Apr 18 – 23, 2010
Casino Conference Centre
UTC timezone

Vacuum thermochromatography - theory and Monte Carlo simulation

Apr 19, 2010, 9:00 AM
15m
Red Hall (Casino Conference Centre)

Red Hall

Casino Conference Centre

Reitenbergerova 4/95, Marianske Lazne, Czech Republic
Verbal Chemistry of Actinide and Trans-actinide Elements Chemistry of Actinide and Trans-actinide Elements 1

Speaker

Prof. Ivo Zvara (Flerov Laboratory of Nuclear Reactions, Joint Institute of Nuclear Research,)

Description

Vacuum Thermochromatography – Theory and Monte Carlo Simulation Mixtures of ultra low amounts of species can be separated in a tube, evacuated well below a microbar, along which the temperature gradually decreases from the closed hot end, by placing the sample into this hot end (zero coordinate). Then the Knudsen flow results in that the components with dissimilar adsorbability on the tube surface make deposits, which peak in different temperature intervals away from zero. It happens despite the absence of any convective flow, which is the basis of all true “chromatographies”. A few experimental works published to date demonstrate separations of both very volatile and quite nonvolatile species. This “vacuum thermochromatography” (VCT) is based on erratic independent displacements of the molecules up and down the tube. Indeed, a molecule experiences free flights between two sequential collisions with the tube wall, while each strike results in an adsorption event and so in an adsorption sojourn time. Thus the molecule does not keep memory about its incoming velocity vector; it is commonly supposed that the angular distribution of the rebounds follows the cosine law. The paper presents the first rigorous consideration of the microscopic picture of VCT to substantiate MC simulations. Formulae for the flight length and its projection on the tube axis were derived. Algorithms of calculating random values and the probability density functions for the above quantities were obtained. Erroneous formulae and values met in literature were corrected. In an isothermal tube, the picture obtained by MC simulations was indistinguishable from the solution of the corresponding diffusion problem. It is the half-Gaussian – because the migration is reflected at zero – and the mixture components differ only in the width of that distribution. However, in the case of VTC, the average adsorption sojourn time, which is proportional to the Boltzmann factor (depending exponentially on the desorption energy), rapidly increases with lower temperature. As a result, two molecules displaced from the given coordinate in opposite directions have different probability per unit time to make next steps. This is the background for evolution of the adsorption peak, which “moves” towards lower temperature with longer duration of the experiment. Empirical regularities in the peak coordinate and temperature of the simulated peaks as a function of some experimental conditions were obtained. Some reasonable function for fitting the peak profiles was proposed. Attempts to use the diffusion ansatz for the interpretation of VCT data were undertaken though the strong temperature change of the effective diffusion coefficient with the coordinate brings problems in diffusional description. VCT as a method of preparative separation offers prospects of solving some specific task in radiochemical analyses. One of the goals is finding the energy of desorption of various species . The here obtained equations with semi-empirical parameters allow thermodynamic interpretation of the experimental data. The earlier attempts on these lines are critically discussed. As to the studies of su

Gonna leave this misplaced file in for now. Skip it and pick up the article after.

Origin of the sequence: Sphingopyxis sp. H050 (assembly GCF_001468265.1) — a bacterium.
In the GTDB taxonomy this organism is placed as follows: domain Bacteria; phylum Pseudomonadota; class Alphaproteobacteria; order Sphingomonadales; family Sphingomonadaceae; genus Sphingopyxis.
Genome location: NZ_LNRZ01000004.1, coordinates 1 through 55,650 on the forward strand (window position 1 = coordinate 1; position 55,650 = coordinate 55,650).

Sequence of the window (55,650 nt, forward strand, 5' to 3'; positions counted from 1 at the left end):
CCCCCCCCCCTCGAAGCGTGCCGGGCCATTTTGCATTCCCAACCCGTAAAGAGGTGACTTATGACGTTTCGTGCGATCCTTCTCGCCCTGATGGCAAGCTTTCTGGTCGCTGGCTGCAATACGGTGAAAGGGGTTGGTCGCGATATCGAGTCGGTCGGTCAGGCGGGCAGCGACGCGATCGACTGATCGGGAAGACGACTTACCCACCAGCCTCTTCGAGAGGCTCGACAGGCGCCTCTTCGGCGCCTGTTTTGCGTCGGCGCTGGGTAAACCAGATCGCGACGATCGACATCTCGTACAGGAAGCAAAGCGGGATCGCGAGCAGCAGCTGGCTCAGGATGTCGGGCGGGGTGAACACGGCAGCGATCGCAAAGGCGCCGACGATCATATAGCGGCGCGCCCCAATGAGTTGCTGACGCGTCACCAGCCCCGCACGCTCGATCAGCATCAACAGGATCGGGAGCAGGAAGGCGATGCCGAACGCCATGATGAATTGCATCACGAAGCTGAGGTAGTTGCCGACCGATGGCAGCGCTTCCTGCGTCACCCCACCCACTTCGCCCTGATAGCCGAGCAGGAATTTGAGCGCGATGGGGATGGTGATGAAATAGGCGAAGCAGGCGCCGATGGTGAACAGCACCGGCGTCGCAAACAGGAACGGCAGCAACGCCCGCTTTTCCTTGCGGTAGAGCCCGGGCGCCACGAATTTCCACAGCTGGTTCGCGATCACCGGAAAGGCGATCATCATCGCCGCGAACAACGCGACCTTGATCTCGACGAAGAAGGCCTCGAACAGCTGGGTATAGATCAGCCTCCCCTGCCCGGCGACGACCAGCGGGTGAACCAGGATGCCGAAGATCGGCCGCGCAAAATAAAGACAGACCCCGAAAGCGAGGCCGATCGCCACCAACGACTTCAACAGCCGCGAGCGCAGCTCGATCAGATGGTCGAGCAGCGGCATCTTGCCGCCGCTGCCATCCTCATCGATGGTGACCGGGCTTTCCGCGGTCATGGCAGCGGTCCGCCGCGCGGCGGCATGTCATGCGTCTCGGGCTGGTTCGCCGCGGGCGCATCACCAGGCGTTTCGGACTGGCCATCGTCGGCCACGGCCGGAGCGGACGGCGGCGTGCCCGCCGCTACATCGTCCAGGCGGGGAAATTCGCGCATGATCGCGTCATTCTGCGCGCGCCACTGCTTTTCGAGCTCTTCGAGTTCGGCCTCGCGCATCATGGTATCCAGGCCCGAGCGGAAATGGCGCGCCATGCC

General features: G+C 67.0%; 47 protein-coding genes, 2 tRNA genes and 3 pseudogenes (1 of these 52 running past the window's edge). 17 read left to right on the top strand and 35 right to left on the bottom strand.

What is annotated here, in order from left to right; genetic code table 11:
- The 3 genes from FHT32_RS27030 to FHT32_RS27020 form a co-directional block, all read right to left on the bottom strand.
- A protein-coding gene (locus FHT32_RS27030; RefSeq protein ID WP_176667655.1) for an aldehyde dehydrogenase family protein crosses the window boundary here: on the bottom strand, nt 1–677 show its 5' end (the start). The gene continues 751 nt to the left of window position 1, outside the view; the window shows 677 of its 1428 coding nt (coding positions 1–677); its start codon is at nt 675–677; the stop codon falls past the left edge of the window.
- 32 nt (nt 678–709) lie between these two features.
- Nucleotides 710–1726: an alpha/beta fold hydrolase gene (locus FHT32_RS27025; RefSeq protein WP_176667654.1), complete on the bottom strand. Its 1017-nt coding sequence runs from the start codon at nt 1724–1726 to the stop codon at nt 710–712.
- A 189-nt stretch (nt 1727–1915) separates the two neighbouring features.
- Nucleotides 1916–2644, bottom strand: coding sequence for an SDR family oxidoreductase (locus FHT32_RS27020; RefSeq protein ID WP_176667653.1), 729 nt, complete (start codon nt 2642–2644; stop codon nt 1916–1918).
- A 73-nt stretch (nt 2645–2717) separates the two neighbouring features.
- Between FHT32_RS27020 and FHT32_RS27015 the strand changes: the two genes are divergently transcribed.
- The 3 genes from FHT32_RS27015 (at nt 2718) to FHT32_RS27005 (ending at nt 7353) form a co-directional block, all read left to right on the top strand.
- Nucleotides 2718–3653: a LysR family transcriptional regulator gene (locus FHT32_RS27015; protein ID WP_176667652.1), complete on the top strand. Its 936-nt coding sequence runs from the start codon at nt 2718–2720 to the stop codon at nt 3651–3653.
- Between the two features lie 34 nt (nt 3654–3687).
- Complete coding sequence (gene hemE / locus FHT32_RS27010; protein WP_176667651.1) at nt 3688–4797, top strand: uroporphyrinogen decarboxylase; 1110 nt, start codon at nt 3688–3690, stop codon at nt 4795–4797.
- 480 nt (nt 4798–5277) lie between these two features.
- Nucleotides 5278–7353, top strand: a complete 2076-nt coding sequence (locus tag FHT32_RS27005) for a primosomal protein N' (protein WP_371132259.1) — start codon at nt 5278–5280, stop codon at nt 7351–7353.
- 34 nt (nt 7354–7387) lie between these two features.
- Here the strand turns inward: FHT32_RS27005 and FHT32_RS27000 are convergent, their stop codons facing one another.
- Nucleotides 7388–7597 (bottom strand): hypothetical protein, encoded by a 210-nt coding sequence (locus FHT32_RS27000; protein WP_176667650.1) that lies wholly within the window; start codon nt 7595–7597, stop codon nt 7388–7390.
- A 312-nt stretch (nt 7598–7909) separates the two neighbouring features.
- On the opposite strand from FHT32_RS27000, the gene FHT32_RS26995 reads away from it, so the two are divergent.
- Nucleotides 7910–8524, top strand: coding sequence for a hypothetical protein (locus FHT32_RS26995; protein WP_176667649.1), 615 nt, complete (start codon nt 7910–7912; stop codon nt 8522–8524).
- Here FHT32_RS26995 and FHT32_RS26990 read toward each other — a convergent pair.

Primary author

Prof. Ivo Zvara (Flerov Laboratory of Nuclear Reactions, Joint Institute of Nuclear Research,)

Presentation materials